Tate Modern's Switch Gallery and Concrete Tanks Open for Business on Friday

By Gary Cutlack on at

London's Tate Modern is about to expand into an all-new building, with the Switch House -- a wonky but engaging highrise lump built behind the existing Thameside gallery site -- opening to the public this Friday.

The newest and most/least thrilling part depending on your viewpoint is the subterranean concrete Tanks area -- where the oil tanks for the power station used to be -- a space dedicated entirely to live art. Perhaps best news for locals and tourists is the opening of a panoramic public viewing area on Level 10, where we're able to get a free lookout at the city from quite the height without even being bothered by having to have an opinion about art.

Given that it's all about modern art, there's going to be some weird stuff in there. The new space will house a tower of 800 radios (saying something ironic about modern lifestyles), a room packed with human hair and car bumpers (saying something ironic about health and the environment) and a tapestry made out of bottle tops (saying something about pollution).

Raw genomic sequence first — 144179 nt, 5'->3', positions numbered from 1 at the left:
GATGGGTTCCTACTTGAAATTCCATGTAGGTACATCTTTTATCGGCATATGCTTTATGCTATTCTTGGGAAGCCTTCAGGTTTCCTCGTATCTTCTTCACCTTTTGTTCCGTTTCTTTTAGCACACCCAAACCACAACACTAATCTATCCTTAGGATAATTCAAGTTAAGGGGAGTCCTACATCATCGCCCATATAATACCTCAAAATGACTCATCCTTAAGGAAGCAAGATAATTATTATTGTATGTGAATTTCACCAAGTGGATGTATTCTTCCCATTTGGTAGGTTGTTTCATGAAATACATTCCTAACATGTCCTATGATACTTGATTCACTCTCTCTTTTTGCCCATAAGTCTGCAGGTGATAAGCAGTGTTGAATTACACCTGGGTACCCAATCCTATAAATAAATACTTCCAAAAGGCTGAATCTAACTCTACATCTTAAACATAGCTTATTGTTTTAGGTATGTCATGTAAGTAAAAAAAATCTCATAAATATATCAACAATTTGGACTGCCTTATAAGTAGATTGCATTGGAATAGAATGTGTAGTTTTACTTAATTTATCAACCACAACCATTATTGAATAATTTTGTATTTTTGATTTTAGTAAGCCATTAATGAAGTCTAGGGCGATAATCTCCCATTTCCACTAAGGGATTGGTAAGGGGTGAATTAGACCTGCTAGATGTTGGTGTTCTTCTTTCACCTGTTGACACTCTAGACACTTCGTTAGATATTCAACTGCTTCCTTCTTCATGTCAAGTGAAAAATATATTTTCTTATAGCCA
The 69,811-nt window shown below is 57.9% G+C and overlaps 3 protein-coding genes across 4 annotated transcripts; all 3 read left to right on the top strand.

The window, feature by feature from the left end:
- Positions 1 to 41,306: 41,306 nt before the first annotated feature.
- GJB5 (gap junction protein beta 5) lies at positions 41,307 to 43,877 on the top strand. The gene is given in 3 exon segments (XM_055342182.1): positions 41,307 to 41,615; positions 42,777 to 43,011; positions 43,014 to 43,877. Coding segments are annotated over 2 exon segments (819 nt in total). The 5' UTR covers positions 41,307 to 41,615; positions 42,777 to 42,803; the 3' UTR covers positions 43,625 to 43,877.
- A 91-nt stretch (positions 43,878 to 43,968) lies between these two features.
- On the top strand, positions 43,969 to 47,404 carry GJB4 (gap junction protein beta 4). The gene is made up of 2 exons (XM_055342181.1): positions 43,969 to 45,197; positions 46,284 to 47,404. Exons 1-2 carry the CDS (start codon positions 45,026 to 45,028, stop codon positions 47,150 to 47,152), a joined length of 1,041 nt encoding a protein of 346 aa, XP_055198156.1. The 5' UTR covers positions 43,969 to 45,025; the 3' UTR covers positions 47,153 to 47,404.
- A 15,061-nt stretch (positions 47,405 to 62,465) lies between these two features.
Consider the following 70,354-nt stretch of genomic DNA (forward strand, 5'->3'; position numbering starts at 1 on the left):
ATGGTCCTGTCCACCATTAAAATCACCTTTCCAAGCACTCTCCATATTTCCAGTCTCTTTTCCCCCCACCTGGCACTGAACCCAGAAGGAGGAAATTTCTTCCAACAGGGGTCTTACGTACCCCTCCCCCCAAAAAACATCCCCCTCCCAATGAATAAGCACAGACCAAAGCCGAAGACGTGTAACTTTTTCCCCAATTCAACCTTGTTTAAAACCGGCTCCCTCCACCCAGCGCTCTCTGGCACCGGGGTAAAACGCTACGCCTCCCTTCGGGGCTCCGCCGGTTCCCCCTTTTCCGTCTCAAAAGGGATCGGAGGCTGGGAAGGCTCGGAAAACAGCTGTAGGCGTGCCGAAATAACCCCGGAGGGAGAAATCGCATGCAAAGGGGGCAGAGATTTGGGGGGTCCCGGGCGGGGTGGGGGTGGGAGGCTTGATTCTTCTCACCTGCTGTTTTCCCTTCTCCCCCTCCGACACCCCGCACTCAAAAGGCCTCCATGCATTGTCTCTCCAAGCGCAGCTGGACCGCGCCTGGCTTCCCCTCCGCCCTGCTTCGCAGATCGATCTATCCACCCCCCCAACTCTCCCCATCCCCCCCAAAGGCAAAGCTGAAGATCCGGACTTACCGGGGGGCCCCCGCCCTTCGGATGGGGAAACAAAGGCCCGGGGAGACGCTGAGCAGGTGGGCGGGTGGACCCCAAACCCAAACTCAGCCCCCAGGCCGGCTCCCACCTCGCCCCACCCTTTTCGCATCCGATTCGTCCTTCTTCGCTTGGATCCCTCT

There will also be arty films on loops so the kids can be plopped down in front of a screen and left alone while mum and dad stroke their chins in the vicinity, along with a custom learning space for educational content and games.

There should be -- but probably isn't -- a dark, windowless room that's the only place where the Wi-Fi works, as some sort of ironic tirade against the commodification of art and our attention spans. Maybe we'll ask for a grant to do it and call it the Gizmodo room.

A special preview opening of the Switch House is scheduled for Thursday, and opening times are extended to 22:00 this weekend so all the hardworking people can fit in getting a bit angry about whether or not photographs are art after the pub. [TATE]

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